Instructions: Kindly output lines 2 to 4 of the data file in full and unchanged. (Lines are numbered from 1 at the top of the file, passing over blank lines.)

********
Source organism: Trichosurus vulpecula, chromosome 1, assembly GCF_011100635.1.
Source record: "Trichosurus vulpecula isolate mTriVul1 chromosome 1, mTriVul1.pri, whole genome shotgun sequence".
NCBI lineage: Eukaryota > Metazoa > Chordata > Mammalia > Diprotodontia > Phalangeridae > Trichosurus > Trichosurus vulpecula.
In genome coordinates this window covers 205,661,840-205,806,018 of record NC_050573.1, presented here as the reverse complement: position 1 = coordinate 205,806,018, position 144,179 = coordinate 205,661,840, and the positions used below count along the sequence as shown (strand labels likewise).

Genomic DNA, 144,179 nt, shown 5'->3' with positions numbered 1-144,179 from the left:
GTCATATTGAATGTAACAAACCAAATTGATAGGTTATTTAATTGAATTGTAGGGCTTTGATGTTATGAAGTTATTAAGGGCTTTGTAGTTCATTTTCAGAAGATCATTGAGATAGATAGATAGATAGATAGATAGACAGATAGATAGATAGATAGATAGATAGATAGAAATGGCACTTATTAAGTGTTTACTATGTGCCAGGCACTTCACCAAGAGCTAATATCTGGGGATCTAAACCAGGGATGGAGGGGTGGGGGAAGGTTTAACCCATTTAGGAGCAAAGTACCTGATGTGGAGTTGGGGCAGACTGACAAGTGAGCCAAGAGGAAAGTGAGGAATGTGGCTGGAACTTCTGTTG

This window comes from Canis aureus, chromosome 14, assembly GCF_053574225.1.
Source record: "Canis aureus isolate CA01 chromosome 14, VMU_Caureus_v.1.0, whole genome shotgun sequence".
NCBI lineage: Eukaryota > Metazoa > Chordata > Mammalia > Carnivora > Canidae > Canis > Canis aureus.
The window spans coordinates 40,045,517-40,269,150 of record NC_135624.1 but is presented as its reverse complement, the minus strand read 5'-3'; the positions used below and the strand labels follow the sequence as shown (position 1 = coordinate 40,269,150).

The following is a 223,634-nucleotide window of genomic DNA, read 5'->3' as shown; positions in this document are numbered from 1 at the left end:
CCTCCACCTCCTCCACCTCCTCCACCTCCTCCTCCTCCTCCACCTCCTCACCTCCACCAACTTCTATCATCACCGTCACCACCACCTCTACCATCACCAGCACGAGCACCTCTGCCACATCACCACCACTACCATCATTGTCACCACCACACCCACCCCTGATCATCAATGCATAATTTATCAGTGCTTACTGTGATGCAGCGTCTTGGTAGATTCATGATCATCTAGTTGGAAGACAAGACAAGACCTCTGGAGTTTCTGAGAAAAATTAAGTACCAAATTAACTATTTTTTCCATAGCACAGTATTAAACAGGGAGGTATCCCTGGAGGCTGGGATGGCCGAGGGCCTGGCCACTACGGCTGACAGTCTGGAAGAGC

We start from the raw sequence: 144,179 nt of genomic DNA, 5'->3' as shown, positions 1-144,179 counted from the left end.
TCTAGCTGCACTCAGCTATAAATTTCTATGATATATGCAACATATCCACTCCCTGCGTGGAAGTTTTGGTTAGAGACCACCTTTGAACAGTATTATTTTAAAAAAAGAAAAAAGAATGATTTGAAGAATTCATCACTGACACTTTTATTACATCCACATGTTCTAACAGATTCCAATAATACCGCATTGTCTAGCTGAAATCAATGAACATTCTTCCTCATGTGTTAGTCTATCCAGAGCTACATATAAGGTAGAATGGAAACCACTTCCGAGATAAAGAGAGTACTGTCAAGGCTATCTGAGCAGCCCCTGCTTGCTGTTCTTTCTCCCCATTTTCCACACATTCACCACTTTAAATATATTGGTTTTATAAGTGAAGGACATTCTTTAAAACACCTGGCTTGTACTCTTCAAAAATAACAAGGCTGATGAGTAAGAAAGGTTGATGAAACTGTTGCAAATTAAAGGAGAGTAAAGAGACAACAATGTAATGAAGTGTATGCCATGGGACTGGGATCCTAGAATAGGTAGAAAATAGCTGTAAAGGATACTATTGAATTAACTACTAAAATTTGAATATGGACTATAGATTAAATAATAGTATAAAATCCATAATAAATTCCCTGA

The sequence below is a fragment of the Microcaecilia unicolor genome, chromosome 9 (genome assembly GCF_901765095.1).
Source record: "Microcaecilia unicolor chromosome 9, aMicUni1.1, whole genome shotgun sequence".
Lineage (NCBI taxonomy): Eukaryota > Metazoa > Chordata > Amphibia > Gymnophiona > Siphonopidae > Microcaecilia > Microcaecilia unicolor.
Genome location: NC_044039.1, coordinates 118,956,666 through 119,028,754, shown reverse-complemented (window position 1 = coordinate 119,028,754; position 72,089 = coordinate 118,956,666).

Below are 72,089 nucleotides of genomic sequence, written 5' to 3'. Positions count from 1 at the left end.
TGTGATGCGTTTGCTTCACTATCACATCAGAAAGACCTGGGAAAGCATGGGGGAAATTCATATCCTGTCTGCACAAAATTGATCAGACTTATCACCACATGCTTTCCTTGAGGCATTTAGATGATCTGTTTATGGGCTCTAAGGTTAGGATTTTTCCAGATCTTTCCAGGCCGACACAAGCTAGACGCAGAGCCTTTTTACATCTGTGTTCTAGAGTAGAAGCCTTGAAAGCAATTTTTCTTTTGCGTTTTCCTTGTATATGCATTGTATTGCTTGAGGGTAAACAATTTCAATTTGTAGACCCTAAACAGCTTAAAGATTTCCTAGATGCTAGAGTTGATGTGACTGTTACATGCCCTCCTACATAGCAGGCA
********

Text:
Source record: "Trichosurus vulpecula isolate mTriVul1 chromosome 1, mTriVul1.pri, whole genome shotgun sequence".
NCBI lineage: Eukaryota > Metazoa > Chordata > Mammalia > Diprotodontia > Phalangeridae > Trichosurus > Trichosurus vulpecula.
In genome coordinates this window covers 205,661,840-205,806,018 of record NC_050573.1, presented here as the reverse complement: position 1 = coordinate 205,806,018, position 144,179 = coordinate 205,661,840, and the positions used below count along the sequence as shown (strand labels likewise).